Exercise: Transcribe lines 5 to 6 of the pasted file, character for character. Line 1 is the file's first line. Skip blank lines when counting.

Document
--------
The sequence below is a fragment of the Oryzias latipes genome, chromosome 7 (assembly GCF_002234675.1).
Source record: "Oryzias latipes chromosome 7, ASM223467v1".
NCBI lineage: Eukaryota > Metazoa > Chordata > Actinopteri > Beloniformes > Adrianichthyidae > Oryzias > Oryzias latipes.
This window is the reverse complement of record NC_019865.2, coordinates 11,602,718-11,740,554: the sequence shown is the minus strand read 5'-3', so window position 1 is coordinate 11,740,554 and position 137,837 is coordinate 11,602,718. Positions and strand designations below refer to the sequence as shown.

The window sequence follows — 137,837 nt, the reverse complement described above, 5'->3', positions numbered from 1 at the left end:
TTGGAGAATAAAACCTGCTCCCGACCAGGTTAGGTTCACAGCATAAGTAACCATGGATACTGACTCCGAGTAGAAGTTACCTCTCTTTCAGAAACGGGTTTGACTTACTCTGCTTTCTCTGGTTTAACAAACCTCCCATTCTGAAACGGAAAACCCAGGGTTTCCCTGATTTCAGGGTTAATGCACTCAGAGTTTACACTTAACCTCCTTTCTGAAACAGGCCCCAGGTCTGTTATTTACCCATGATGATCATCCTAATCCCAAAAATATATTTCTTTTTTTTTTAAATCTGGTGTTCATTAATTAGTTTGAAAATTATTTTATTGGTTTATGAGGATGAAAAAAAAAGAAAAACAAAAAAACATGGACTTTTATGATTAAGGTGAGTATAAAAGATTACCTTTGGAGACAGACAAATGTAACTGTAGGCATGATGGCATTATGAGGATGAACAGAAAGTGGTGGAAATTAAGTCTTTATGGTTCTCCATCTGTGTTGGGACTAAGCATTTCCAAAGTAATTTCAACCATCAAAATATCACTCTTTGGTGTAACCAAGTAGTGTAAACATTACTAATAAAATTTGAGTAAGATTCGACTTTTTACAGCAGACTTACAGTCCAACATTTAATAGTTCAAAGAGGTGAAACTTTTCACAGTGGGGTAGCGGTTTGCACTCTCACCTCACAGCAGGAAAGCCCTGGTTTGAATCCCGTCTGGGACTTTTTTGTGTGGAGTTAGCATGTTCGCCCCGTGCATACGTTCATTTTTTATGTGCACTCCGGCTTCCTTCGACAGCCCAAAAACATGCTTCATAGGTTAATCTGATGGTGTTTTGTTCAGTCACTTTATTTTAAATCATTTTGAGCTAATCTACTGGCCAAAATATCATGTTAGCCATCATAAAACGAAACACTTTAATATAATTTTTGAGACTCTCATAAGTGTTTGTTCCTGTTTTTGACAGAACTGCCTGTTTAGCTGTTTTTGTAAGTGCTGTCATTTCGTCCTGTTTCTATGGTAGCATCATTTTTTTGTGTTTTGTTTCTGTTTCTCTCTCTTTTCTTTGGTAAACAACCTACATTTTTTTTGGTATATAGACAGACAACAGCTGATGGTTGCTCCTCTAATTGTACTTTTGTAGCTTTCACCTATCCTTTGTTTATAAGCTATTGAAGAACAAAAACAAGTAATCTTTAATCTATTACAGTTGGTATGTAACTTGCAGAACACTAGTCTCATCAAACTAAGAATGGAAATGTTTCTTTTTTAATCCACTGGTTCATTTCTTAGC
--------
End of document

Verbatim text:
The window sequence follows — 137,837 nt, the reverse complement described above, 5'->3', positions numbered from 1 at the left end:
TTGGAGAATAAAACCTGCTCCCGACCAGGTTAGGTTCACAGCATAAGTAACCATGGATACTGACTCCGAGTAGAAGTTACCTCTCTTTCAGAAACGGGTTTGACTTACTCTGCTTTCTCTGGTTTAACAAACCTCCCATTCTGAAACGGAAAACCCAGGGTTTCCCTGATTTCAGGGTTAATGCACTCAGAGTTTACACTTAACCTCCTTTCTGAAACAGGCCCCAGGTCTGTTATTTACCCATGATGATCATCCTAATCCCAAAAATATATTTCTTTTTTTTTTAAATCTGGTGTTCATTAATTAGTTTGAAAATTATTTTATTGGTTTATGAGGATGAAAAAAAAAGAAAAACAAAAAAACATGGACTTTTATGATTAAGGTGAGTATAAAAGATTACCTTTGGAGACAGACAAATGTAACTGTAGGCATGATGGCATTATGAGGATGAACAGAAAGTGGTGGAAATTAAGTCTTTATGGTTCTCCATCTGTGTTGGGACTAAGCATTTCCAAAGTAATTTCAACCATCAAAATATCACTCTTTGGTGTAACCAAGTAGTGTAAACATTACTAATAAAATTTGAGTAAGATTCGACTTTTTACAGCAGACTTACAGTCCAACATTTAATAGTTCAAAGAGGTGAAACTTTTCACAGTGGGGTAGCGGTTTGCACTCTCACCTCACAGCAGGAAAGCCCTGGTTTGAATCCCGTCTGGGACTTTTTTGTGTGGAGTTAGCATGTTCGCCCCGTGCATACGTTCATTTTTTATGTGCACTCCGGCTTCCTTCGACAGCCCAAAAACATGCTTCATAGGTTAATCTGATGGTGTTTTGTTCAGTCACTTTATTTTAAATCATTTTGAGCTAATCTACTGGCCAAAATATCATGTTAGCCATCATAAAACGAAACACTTTAATATAATTTTTGAGACTCTCATAAGTGTTTGTTCCTGTTTTTGACAGAACTGCCTGTTTAGCTGTTTTTGTAAGTGCTGTCATTTCGTCCTGTTTCTATGGTAGCATCATTTTTTTGTGTTTTGTTTCTGTTTCTCTCTCTTTTCTTTGGTAAACAACCTACATTTTTTTTGGTATATAGACAGACAACAGCTGATGGTTGCTCCTCTAATTGTACTTTTGTAGCTTTCACCTATCCTTTGTTTATAAGCTATTGAAGAACAAAAACAAGTAATCTTTAATCTATTACAGTTGGTATGTAACTTGCAGAACACTAGTCTCATCAAACTAAGAATGGAAATGTTTCTTTTTTAATCCACTGGTTCATTTCTTAGC